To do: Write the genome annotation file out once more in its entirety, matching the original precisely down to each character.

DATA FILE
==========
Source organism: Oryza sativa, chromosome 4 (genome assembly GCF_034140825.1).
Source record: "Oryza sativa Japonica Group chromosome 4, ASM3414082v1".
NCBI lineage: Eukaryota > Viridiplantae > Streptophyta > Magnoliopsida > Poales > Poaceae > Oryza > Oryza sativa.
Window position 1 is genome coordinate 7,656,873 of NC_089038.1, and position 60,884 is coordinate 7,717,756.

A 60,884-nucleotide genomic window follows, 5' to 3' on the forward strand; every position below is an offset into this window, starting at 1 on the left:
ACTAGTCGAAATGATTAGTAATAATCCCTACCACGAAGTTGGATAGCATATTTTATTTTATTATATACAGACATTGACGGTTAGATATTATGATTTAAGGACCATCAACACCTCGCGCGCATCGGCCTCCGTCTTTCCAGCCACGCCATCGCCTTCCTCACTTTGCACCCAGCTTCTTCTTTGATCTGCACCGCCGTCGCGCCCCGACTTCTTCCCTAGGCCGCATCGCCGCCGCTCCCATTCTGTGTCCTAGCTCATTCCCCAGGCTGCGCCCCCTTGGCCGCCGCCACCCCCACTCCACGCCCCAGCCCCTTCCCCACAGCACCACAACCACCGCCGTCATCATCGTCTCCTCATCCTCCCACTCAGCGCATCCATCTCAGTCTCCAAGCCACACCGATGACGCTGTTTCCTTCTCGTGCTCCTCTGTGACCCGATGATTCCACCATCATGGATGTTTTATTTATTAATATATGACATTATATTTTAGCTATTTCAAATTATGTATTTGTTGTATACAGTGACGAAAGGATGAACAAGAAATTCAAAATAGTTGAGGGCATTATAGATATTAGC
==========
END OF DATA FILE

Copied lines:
Source organism: Oryza sativa, chromosome 4 (genome assembly GCF_034140825.1).
Source record: "Oryza sativa Japonica Group chromosome 4, ASM3414082v1".
NCBI lineage: Eukaryota > Viridiplantae > Streptophyta > Magnoliopsida > Poales > Poaceae > Oryza > Oryza sativa.
Window position 1 is genome coordinate 7,656,873 of NC_089038.1, and position 60,884 is coordinate 7,717,756.

A 60,884-nucleotide genomic window follows, 5' to 3' on the forward strand; every position below is an offset into this window, starting at 1 on the left:
ACTAGTCGAAATGATTAGTAATAATCCCTACCACGAAGTTGGATAGCATATTTTATTTTATTATATACAGACATTGACGGTTAGATATTATGATTTAAGGACCATCAACACCTCGCGCGCATCGGCCTCCGTCTTTCCAGCCACGCCATCGCCTTCCTCACTTTGCACCCAGCTTCTTCTTTGATCTGCACCGCCGTCGCGCCCCGACTTCTTCCCTAGGCCGCATCGCCGCCGCTCCCATTCTGTGTCCTAGCTCATTCCCCAGGCTGCGCCCCCTTGGCCGCCGCCACCCCCACTCCACGCCCCAGCCCCTTCCCCACAGCACCACAACCACCGCCGTCATCATCGTCTCCTCATCCTCCCACTCAGCGCATCCATCTCAGTCTCCAAGCCACACCGATGACGCTGTTTCCTTCTCGTGCTCCTCTGTGACCCGATGATTCCACCATCATGGATGTTTTATTTATTAATATATGACATTATATTTTAGCTATTTCAAATTATGTATTTGTTGTATACAGTGACGAAAGGATGAACAAGAAATTCAAAATAGTTGAGGGCATTATAGATATTAGC